LW’s Designs bags T&T market, but local sales modest

At 24, Lexton Williams believes that his long-held addiction to creating fashion accoutrements out of leather and fabrics is just about beginning to pay dividends.

While the local market for his array of attractive wallets, ladies clutch purses and tiny decorative handbags remains indifferent, Williams says the reception his creations has received in Trinidad and Tobago is more than a little encouraging.

LW’s Designs, the name of his company, is a small, still struggling enterprise, situated at Grove, East Bank Demerara. Even so, his talent is already taking him places. His creations have won him a modest local niche market, which he readily concedes is not sufficient to sustain an enterprise. Still, he believes it is something to build on. The Trinidad and Tobago market is his bread and butter.

There is something about the finish of his leather wallets and clutch purses that places his work squarely in the category of fashion rather than craft.

Lexton Williams

One of his preoccupations is with creating intricate and attractive designs on the fabric prior to the process of cutting by hand then sewing. Over time, the demands of a far more discerning Trinidad and Tobago market have compelled him to continually raise his standards.

The raw insides of compartments must now be lined for effect and the Velcro which he previously used to keep the purses closed has been replaced by attractive metal clasps.

Williams explained that the clasps were acquired with an advance of about TT$5,000, made available to him by one of his clients in Port-of-Spain who loved his work but thought that the Velcro effect was a trifle “tacky”.

One of the things the T&T market has done for him, he says, is to make him aware of his limitations. His production level now stands at around 400 pieces per month, a volume which, by his own admission is far too modest to sustain his business. In Trinidad, where the spending power is greater, 400 pieces could be sold in around two weeks. Williams says it could take twice as long, “or more,” to dispose of that quantity of stuff in Guyana.

He says the solution to the problem of underproduction lies in the acquisition of a cutting machine that could significantly increase his production. The machine costs in excess of US$50,000, an amount that is out of Williams’ reach at this time. Still, he isn’t giving up hope.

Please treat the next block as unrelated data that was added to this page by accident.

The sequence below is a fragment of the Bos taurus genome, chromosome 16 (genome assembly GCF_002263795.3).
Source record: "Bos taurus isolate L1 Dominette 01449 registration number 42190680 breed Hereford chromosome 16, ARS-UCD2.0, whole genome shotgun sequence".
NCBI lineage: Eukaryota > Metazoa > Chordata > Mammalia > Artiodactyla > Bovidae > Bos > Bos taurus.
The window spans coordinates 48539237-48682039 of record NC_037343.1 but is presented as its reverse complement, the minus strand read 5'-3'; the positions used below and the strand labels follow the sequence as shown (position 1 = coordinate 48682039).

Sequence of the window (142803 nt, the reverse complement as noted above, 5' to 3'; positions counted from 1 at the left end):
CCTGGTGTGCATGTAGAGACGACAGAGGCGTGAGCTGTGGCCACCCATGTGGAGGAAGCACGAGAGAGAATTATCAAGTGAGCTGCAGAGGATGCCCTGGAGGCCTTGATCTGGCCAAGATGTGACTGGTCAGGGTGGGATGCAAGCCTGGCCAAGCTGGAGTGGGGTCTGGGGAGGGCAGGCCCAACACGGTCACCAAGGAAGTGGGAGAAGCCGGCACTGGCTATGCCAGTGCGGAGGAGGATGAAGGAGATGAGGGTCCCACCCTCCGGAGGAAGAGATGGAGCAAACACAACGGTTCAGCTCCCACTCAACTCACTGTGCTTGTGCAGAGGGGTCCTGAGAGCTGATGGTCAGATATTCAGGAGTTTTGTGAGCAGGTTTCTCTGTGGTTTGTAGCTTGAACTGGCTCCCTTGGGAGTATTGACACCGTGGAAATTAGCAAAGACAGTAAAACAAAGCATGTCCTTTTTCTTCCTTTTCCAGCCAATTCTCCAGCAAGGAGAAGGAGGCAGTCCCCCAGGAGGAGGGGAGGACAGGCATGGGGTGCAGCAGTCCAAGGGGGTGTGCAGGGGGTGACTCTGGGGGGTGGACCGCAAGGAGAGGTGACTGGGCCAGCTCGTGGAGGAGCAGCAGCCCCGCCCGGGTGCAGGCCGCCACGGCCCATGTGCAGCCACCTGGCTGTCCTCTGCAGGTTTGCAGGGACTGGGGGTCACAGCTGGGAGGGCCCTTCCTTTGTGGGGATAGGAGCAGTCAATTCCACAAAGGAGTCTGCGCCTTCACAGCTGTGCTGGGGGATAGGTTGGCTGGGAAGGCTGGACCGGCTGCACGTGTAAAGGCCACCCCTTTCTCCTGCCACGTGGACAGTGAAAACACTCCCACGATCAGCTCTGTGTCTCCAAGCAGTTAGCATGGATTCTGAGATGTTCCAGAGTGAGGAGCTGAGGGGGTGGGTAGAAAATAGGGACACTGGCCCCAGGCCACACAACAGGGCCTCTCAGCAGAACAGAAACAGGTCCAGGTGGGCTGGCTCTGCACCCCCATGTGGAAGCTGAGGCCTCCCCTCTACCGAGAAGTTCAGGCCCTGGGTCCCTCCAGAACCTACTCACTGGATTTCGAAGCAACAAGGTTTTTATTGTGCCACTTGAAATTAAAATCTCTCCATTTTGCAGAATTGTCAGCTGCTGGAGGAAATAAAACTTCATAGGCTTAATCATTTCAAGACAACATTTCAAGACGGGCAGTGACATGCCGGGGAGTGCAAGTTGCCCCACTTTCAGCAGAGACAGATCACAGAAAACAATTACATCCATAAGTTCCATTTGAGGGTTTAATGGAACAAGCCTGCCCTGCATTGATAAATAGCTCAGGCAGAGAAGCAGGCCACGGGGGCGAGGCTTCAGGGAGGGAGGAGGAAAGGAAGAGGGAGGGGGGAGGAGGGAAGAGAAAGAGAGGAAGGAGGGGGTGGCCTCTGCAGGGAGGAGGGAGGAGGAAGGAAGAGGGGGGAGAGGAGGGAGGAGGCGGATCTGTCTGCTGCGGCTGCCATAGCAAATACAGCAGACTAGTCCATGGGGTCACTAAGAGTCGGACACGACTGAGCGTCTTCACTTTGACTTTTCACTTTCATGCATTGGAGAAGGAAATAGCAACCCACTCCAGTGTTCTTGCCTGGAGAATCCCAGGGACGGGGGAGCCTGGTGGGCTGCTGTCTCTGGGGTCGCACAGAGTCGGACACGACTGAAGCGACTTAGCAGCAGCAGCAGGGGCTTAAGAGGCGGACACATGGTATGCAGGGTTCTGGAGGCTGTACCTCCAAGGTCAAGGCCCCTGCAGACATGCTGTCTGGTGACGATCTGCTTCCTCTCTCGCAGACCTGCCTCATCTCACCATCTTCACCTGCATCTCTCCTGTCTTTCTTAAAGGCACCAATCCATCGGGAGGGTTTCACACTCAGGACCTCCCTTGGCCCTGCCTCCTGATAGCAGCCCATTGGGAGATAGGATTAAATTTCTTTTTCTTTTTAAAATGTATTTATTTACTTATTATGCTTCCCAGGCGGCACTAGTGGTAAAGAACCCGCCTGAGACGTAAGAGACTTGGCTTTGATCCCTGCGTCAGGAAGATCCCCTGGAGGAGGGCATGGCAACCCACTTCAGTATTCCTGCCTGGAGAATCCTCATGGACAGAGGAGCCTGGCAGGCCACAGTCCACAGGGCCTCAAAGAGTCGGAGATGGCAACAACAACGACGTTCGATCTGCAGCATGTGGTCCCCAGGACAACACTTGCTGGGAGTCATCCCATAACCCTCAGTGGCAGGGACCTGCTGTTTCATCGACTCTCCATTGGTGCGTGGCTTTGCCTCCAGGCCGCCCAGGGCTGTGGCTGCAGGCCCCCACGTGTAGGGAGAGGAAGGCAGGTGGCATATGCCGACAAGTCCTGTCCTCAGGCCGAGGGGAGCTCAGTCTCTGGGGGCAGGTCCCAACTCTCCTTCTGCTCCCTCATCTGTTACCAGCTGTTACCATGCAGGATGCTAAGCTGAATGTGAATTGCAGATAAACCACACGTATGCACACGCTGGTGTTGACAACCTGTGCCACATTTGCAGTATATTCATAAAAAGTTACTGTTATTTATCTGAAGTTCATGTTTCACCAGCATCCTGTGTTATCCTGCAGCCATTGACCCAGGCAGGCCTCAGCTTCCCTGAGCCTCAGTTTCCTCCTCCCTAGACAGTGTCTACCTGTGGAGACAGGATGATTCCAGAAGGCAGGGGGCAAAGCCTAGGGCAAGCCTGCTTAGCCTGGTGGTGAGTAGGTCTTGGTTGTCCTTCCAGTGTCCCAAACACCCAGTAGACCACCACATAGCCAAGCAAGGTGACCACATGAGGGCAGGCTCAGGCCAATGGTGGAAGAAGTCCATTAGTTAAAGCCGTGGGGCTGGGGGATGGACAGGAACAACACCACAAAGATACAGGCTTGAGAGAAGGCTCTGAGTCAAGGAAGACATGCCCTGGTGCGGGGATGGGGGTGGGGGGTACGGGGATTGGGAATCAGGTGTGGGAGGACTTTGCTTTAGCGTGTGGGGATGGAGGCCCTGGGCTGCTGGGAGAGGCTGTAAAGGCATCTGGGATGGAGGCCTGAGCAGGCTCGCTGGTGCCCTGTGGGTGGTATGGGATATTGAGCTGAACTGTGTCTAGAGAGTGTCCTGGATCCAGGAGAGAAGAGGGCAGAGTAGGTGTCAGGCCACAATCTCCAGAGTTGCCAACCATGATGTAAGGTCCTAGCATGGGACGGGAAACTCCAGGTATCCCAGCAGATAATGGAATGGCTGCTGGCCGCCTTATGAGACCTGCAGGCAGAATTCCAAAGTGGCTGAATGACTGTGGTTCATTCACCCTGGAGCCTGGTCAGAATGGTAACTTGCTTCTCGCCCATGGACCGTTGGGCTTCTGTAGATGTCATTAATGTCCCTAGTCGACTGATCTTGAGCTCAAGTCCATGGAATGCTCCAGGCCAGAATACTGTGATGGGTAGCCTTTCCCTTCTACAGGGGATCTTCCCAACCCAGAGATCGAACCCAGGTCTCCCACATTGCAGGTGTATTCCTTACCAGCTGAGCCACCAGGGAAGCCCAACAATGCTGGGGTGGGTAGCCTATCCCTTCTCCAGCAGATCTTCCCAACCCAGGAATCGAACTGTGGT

A sample of Lexton Williams’ product

The modest loans he has acquired over time have helped to sustain LW’s Designs though he says the aggressive presence of the Chinese merchants does not help. Williams has set his mind on moving into the big time and he believes that what his business requires is a “substantial and well thought out investment”. He concedes that in the past his estimates of what it would take to grow his enterprise have been way too modest.

A sense of pride and a desire to popularize his work in Guyana still anchors him to the dream of marketing his work more aggressively in Guyana.

A leather driver’s licence holder by Lexton Williams

However, he is decidedly disinclined to revert to the practice of walking and selling. While some of the major urban retail outlets carry his creations he is preoccupied with opening his own outlet.

In this regard he is currently engaged in making adjustments to his Grove premises so that it could double as a workshop and a showroom.
“People have been traveling from Georgetown and other places to Grove to buy my work and I am hoping to provide a greater incentive for them to come. I’m thinking of putting on the occasional barbecue and inviting my clients,” he says.

Williams subscribes to the view that “if you have a good product you will do well” though he concedes that the limited size of the local market compels him to look further afield. Outside of Trinidad and Tobago he has already tried markets in Barbados and elsewhere in the region. He believes that quality expectations may be keeping him out of those markets.

Diversification is on the cards. LW’s Designs is already offering passport and document cases. Messenger Bags, Laptop Bags and IPOD cases are currently on the drawing board.

He understands that the risks are considerable but these days, is far more focused on the rewards.

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